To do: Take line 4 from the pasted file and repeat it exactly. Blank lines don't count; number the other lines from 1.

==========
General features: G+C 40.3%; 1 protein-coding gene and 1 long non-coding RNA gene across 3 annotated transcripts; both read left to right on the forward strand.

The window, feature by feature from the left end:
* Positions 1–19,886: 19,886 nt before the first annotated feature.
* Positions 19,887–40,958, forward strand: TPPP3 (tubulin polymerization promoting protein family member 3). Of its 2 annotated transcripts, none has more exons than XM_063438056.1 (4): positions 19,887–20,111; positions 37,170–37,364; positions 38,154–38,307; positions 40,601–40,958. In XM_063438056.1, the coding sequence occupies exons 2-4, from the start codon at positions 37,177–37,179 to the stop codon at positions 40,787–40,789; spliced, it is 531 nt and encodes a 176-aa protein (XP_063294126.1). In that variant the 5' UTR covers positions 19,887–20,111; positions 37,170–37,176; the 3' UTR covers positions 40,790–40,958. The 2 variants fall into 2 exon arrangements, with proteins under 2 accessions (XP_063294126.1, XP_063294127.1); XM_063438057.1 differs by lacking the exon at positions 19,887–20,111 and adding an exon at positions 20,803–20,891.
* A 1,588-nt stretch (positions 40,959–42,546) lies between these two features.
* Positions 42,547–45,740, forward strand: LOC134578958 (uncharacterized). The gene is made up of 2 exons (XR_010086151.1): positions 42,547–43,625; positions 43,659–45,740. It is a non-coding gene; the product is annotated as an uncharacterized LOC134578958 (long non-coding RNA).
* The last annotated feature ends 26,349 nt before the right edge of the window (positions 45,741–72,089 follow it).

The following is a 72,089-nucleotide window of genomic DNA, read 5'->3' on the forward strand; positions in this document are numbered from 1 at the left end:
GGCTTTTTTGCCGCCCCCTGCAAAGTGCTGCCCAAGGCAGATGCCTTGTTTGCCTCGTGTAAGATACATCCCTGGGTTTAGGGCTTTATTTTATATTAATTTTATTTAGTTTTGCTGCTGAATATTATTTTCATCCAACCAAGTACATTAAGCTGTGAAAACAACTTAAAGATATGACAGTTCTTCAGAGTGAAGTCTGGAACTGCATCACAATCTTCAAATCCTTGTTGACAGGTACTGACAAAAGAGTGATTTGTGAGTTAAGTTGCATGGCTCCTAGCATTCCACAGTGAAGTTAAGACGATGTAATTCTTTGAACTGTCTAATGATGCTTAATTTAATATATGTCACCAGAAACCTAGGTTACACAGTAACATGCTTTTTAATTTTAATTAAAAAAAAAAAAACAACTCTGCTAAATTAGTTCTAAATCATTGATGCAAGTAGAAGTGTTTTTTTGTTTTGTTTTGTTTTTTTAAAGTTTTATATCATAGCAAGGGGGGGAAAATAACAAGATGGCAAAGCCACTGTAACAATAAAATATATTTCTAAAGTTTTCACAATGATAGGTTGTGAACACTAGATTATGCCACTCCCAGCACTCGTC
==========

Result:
* Positions 19,887–40,958, forward strand: TPPP3 (tubulin polymerization promoting protein family member 3). Of its 2 annotated transcripts, none has more exons than XM_063438056.1 (4): positions 19,887–20,111; positions 37,170–37,364; positions 38,154–38,307; positions 40,601–40,958. In XM_063438056.1, the coding sequence occupies exons 2-4, from the start codon at positions 37,177–37,179 to the stop codon at positions 40,787–40,789; spliced, it is 531 nt and encodes a 176-aa protein (XP_063294126.1). In that variant the 5' UTR covers positions 19,887–20,111; positions 37,170–37,176; the 3' UTR covers positions 40,790–40,958. The 2 variants fall into 2 exon arrangements, with proteins under 2 accessions (XP_063294126.1, XP_063294127.1); XM_063438057.1 differs by lacking the exon at positions 19,887–20,111 and adding an exon at positions 20,803–20,891.